Despite the fact that Elizabeth was 35 and Henry was 25, the couple secretly married at Swede’s Church on April 21, 1772, just four months after their first encounter. The decade difference in their ages being offset, it was said, by their common interest in “books, retirement, and literary society”.

In addition to marrying into Philadelphia’s aristocracy, Ferguson also acquired the Graeme Park estate and – by 1775 – was made a justice of the peace for Philadelphia County. Not bad for a 28 year-old Scottish immigrant. In September of 1775, Ferguson went to England on business. With the rising anti-British sentiment in Pennsylvania, Elizabeth wrote Henry, advising him to delay his return.

Henry did as his wife asked and stayed in England for two years. He finally returned with General Howe’s troops when they landed at the Head of Elk. Although the British eventually took control of Philadelphia, Elizabeth remained outside of the British lines at Graeme Park. Except for one known rendezvous that was accomplished by receiving a pass from George Washington, Elizabeth’s only contact with Henry was through her letters to him.

In November of 1777, the British command appointed Henry as the commissary of prisoners. Although he said he assumed the position to stay near Elizabeth, his new responsibilities troubled his wife. She wrote a friend that she was “worried with accounts of the distress of the prisoners under his care.”

Henry left Elizabeth a second time when the British army evacuated Philadelphia in June of 1778. The colony’s Patriots denounced Henry along with 500 others as being traitors. They seized Graeme Park, considering it the property of a Loyalist. Henry stayed in New York City until January of 1779. Just before he left for England, he and Elizabeth met for the last time at Elizabethtown Point, New Jersey.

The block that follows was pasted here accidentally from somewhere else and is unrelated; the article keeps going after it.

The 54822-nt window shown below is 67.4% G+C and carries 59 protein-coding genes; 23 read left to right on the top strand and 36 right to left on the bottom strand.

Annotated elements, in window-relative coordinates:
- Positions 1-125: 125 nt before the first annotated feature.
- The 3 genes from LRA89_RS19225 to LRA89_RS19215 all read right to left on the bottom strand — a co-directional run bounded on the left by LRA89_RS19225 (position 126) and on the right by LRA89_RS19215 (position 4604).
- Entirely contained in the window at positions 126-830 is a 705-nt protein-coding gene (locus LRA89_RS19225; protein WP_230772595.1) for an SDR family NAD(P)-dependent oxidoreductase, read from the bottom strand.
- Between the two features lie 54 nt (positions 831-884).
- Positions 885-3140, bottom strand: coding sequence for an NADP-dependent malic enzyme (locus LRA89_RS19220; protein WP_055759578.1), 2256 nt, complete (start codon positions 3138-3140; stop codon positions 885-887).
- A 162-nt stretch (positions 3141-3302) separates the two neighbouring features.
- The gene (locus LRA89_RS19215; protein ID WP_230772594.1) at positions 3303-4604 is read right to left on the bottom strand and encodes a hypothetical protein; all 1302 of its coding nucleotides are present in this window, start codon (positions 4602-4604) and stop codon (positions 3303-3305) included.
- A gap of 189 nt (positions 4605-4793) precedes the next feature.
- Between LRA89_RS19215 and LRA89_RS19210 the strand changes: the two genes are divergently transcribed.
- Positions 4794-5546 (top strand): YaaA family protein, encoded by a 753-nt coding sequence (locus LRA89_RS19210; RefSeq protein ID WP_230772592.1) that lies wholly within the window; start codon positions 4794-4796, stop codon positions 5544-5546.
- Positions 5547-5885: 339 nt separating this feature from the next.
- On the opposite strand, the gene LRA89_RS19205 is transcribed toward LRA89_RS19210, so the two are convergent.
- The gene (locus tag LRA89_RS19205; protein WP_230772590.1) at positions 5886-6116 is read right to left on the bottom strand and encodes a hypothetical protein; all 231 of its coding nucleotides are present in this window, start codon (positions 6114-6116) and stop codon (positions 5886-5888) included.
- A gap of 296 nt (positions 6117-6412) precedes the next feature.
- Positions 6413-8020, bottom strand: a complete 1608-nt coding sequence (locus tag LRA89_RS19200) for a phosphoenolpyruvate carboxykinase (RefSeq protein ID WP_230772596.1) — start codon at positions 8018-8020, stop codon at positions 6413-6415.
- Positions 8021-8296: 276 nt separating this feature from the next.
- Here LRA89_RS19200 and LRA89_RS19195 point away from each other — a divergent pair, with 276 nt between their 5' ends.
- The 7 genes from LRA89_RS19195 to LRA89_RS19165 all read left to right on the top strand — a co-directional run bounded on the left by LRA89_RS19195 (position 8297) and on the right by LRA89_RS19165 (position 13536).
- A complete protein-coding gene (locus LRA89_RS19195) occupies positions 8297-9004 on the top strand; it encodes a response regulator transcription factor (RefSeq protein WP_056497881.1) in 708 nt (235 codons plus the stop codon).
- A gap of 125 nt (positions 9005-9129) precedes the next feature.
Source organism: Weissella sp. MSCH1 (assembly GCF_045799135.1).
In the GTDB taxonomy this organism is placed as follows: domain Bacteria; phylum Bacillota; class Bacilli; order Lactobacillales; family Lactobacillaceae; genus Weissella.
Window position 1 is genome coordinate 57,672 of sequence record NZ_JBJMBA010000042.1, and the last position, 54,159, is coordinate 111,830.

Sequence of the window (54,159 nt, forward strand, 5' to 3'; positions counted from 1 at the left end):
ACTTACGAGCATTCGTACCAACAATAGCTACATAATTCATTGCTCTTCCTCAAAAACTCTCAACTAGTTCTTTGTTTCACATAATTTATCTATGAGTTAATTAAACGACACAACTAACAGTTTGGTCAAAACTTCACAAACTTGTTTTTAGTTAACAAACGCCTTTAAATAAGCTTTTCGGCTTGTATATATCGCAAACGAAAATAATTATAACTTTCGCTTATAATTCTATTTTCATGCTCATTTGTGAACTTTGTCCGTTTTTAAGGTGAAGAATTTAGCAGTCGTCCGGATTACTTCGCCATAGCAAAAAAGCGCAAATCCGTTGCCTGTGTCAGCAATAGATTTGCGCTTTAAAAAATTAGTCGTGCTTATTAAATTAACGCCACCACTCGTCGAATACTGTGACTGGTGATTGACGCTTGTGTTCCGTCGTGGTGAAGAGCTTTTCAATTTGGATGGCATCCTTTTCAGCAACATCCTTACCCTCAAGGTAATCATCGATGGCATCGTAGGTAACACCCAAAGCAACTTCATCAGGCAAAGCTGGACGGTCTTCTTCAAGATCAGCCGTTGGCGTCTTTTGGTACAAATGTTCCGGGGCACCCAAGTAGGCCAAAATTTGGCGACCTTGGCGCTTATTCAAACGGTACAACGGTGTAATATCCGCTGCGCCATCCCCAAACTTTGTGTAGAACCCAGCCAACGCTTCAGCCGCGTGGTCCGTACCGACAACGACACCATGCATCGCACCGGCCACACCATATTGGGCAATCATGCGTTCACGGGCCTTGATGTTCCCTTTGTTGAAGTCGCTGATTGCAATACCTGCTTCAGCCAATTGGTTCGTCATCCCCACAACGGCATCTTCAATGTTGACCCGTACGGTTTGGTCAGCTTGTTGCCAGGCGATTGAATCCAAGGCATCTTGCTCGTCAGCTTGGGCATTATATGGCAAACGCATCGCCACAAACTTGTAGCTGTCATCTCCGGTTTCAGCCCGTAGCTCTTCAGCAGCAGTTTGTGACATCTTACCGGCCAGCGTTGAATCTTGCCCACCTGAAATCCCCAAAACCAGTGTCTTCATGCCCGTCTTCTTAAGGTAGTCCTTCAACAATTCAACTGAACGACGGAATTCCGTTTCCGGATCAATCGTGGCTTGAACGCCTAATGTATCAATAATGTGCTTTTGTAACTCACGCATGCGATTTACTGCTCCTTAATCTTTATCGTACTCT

Within two years’ time, Elizabeth was able to reclaim Graeme Park. The rebel government still considered Henry guilty of high treason, but because Elizabeth appeared “to have acted a friendly part to the cause of the United States”, her family estate was restored to her in April of 1781.

Three years later, Henry Ferguson stood before the loyalist compensation board and related a somewhat different story. He was anxious to receive validation to his claim to be the owner of Graeme Park. Then he could claim compensation for the lost estate. To accomplish his objective, Ferguson and his witnesses made Elizabeth out to be a rebel.

In his testimony, he made vague references to her “having a difference” with him. Ferguson said that he had “great reason to think that the difference arose from a difference in political opinions”. He testified that he thought it was “highly improbable that they should ever live together again”.

When Daniel Coxe testified for Ferguson, he described his friend as “uniformly loyal” but that Elizabeth “was of a different opinion”. Phineas Bond, the second witness, said that Ferguson was “very loyal” but that his wife was “a violent rebel”. There was “a difference between them in politics that subsisted some time before he came to England”.